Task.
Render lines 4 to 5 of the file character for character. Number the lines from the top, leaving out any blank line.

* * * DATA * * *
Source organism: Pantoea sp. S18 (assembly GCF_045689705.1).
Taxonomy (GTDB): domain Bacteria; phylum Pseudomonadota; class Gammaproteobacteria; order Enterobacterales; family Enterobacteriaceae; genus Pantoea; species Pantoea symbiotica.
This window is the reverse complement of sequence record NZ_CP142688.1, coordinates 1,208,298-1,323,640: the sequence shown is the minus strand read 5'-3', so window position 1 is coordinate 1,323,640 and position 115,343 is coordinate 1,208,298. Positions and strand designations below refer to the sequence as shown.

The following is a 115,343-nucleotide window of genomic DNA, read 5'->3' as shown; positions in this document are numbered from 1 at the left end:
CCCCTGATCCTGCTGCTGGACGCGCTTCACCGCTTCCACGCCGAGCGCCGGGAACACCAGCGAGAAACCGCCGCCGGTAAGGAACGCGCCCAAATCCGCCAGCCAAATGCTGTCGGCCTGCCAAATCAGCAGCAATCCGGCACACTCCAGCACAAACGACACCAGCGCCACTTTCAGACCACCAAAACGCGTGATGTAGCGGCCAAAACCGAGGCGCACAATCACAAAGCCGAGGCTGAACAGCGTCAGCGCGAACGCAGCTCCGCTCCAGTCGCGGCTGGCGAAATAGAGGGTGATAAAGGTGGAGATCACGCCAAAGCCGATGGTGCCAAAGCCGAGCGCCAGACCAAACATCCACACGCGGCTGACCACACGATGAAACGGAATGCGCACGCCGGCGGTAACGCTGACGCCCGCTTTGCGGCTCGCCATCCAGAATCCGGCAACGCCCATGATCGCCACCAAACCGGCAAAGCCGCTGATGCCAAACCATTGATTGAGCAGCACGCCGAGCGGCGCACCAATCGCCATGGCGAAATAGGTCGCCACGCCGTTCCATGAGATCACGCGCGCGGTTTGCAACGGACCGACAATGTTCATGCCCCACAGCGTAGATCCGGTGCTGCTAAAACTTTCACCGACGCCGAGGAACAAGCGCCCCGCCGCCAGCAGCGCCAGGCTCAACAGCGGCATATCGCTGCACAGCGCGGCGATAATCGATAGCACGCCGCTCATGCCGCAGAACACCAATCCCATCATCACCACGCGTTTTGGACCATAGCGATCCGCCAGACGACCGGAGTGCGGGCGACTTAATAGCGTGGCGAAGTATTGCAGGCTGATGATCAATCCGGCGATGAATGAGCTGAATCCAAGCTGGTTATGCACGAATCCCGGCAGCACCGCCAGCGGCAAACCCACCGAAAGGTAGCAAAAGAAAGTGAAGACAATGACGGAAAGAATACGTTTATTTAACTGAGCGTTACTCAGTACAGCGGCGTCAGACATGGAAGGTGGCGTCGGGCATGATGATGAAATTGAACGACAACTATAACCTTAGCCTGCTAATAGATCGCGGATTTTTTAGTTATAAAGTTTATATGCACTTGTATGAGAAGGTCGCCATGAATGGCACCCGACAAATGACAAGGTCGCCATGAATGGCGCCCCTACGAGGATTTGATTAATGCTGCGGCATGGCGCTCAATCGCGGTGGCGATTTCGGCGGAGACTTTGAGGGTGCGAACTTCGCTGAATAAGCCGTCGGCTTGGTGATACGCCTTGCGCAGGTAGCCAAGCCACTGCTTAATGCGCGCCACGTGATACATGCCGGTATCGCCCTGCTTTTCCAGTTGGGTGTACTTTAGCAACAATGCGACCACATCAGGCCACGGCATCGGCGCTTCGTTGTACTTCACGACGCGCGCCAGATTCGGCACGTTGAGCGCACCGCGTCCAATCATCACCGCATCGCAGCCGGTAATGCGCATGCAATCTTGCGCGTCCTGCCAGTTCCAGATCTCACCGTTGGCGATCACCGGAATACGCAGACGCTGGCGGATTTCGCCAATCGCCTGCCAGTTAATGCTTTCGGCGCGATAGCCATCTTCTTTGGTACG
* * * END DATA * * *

The following is a 115,343-nucleotide window of genomic DNA, read 5'->3' as shown; positions in this document are numbered from 1 at the left end:
CCCCTGATCCTGCTGCTGGACGCGCTTCACCGCTTCCACGCCGAGCGCCGGGAACACCAGCGAGAAACCGCCGCCGGTAAGGAACGCGCCCAAATCCGCCAGCCAAATGCTGTCGGCCTGCCAAATCAGCAGCAATCCGGCACACTCCAGCACAAACGACACCAGCGCCACTTTCAGACCACCAAAACGCGTGATGTAGCGGCCAAAACCGAGGCGCACAATCACAAAGCCGAGGCTGAACAGCGTCAGCGCGAACGCAGCTCCGCTCCAGTCGCGGCTGGCGAAATAGAGGGTGATAAAGGTGGAGATCACGCCAAAGCCGATGGTGCCAAAGCCGAGCGCCAGACCAAACATCCACACGCGGCTGACCACACGATGAAACGGAATGCGCACGCCGGCGGTAACGCTGACGCCCGCTTTGCGGCTCGCCATCCAGAATCCGGCAACGCCCATGATCGCCACCAAACCGGCAAAGCCGCTGATGCCAAACCATTGATTGAGCAGCACGCCGAGCGGCGCACCAATCGCCATGGCGAAATAGGTCGCCACGCCGTTCCATGAGATCACGCGCGCGGTTTGCAACGGACCGACAATGTTCATGCCCCACAGCGTAGATCCGGTGCTGCTAAAACTTTCACCGACGCCGAGGAACAAGCGCCCCGCCGCCAGCAGCGCCAGGCTCAACAGCGGCATATCGCTGCACAGCGCGGCGATAATCGATAGCACGCCGCTCATGCCGCAGAACACCAATCCCATCATCACCACGCGTTTTGGACCATAGCGATCCGCCAGACGACCGGAGTGCGGGCGACTTAATAGCGTGGCGAAGTATTGCAGGCTGATGATCAATCCGGCGATGAATGAGCTGAATCCAAGCTGGTTATGCACGAATCCCGGCAGCACCGCCAGCGGCAAACCCACCGAAAGGTAGCAAAAGAAAGTGAAGACAATGACGGAAAGAATACGTTTATTTAACTGAGCGTTACTCAGTACAGCGGCGTCAGACATGGAAGGTGGCGTCGGGCATGATGATGAAATTGAACGACAACTATAACCTTAGCCTGCTAATAGATCGCGGATTTTTTAGTTATAAAGTTTATATGCACTTGTATGAGAAGGTCGCCATGAATGGCACCCGACAAATGACAAGGTCGCCATGAATGGCGCCCCTACGAGGATTTGATTAATGCTGCGGCATGGCGCTCAATCGCGGTGGCGATTTCGGCGGAGACTTTGAGGGTGCGAACTTCGCTGAATAAGCCGTCGGCTTGGTGATACGCCTTGCGCAGGTAGCCAAGCCACTGCTTAATGCGCGCCACGTGATACATGCCGGTATCGCCCTGCTTTTCCAGTTGGGTGTACTTTAGCAACAATGCGACCACATCAGGCCACGGCATCGGCGCTTCGTTGTACTTCACGACGCGCGCCAGATTCGGCACGTTGAGCGCACCGCGTCCAATCATCACCGCATCGCAGCCGGTAATGCGCATGCAATCTTGCGCGTCCTGCCAGTTCCAGATCTCACCGTTGGCGATCACCGGAATACGCAGACGCTGGCGGATTTCGCCAATCGCCTGCCAGTTAATGCTTTCGGCGCGATAGCCATCTTCTTTGGTACG